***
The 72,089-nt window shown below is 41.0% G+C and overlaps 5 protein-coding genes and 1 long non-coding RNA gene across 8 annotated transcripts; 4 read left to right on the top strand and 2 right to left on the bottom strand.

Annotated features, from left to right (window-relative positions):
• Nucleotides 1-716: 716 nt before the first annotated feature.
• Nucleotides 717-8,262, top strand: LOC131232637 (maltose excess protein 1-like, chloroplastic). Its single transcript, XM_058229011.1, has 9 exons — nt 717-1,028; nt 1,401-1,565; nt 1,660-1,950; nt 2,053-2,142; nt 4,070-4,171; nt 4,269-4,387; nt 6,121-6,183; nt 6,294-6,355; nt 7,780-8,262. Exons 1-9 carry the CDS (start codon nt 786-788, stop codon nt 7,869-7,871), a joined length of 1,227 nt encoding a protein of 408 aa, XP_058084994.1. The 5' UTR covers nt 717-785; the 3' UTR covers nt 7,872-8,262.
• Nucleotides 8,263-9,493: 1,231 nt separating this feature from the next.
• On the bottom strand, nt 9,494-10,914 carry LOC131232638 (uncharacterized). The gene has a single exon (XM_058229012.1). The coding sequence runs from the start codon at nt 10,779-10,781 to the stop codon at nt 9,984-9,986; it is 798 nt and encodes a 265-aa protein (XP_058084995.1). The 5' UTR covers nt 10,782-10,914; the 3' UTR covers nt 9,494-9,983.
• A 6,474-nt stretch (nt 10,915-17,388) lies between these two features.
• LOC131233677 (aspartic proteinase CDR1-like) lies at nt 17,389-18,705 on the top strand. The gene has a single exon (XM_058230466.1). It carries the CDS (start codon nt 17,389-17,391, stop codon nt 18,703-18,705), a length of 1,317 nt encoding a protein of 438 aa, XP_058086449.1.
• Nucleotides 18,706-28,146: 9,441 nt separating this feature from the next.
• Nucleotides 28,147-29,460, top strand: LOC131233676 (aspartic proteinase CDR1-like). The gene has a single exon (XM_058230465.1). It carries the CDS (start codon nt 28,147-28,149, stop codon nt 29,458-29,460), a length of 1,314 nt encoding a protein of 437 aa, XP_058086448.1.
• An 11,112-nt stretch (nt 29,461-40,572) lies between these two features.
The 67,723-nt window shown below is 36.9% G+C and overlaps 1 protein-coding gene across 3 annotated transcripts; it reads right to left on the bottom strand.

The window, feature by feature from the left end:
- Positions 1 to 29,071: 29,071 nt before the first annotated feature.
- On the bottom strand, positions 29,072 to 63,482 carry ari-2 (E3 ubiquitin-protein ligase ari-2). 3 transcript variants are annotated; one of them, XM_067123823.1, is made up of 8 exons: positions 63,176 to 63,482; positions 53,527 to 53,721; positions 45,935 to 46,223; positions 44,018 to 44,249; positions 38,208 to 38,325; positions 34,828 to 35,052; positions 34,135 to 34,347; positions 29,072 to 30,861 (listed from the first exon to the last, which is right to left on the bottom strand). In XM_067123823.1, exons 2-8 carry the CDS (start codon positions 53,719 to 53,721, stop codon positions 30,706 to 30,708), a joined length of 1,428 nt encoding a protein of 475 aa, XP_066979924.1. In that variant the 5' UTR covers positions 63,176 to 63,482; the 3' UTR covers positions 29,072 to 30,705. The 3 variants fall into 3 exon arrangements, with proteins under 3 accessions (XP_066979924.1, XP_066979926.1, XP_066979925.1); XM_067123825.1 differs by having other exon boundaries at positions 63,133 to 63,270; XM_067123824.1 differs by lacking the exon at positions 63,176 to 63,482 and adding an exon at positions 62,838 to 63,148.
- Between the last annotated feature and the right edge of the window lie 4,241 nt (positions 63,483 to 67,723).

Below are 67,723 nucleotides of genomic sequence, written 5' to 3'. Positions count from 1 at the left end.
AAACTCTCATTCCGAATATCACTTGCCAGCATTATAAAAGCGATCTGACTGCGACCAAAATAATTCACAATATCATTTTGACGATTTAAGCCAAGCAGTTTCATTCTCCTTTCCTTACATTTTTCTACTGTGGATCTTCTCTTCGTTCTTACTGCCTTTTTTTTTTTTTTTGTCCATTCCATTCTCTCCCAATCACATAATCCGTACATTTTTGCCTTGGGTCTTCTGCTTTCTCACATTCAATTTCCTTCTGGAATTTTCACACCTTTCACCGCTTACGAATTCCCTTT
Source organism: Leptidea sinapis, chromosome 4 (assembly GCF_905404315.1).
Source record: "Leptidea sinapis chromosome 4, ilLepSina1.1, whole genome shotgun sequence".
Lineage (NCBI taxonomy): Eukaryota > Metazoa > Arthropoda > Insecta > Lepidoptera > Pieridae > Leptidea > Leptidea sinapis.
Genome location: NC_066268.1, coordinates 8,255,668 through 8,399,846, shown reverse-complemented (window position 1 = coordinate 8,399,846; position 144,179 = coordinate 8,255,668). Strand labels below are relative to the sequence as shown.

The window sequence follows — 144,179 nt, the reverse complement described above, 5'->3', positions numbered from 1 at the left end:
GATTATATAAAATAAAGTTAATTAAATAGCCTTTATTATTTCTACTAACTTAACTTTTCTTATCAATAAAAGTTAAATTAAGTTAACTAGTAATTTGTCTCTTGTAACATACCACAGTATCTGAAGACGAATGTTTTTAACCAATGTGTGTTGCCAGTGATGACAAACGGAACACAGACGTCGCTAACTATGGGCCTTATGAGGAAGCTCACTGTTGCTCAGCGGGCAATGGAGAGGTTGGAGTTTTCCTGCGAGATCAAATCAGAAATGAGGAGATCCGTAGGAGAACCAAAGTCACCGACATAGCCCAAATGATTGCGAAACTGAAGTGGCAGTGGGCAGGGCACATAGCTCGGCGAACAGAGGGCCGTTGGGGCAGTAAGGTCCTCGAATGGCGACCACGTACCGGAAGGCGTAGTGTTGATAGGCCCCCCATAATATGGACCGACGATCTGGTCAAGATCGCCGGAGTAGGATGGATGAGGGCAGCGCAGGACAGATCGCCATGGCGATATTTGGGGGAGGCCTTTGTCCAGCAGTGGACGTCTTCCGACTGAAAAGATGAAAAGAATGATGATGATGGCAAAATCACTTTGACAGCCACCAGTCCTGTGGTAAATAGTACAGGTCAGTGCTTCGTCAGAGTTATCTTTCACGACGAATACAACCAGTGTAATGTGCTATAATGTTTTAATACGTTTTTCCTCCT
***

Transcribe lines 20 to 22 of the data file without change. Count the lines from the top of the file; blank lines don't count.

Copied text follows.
Source record: "Leptidea sinapis chromosome 4, ilLepSina1.1, whole genome shotgun sequence".
Lineage (NCBI taxonomy): Eukaryota > Metazoa > Arthropoda > Insecta > Lepidoptera > Pieridae > Leptidea > Leptidea sinapis.
Genome location: NC_066268.1, coordinates 8,255,668 through 8,399,846, shown reverse-complemented (window position 1 = coordinate 8,399,846; position 144,179 = coordinate 8,255,668). Strand labels below are relative to the sequence as shown.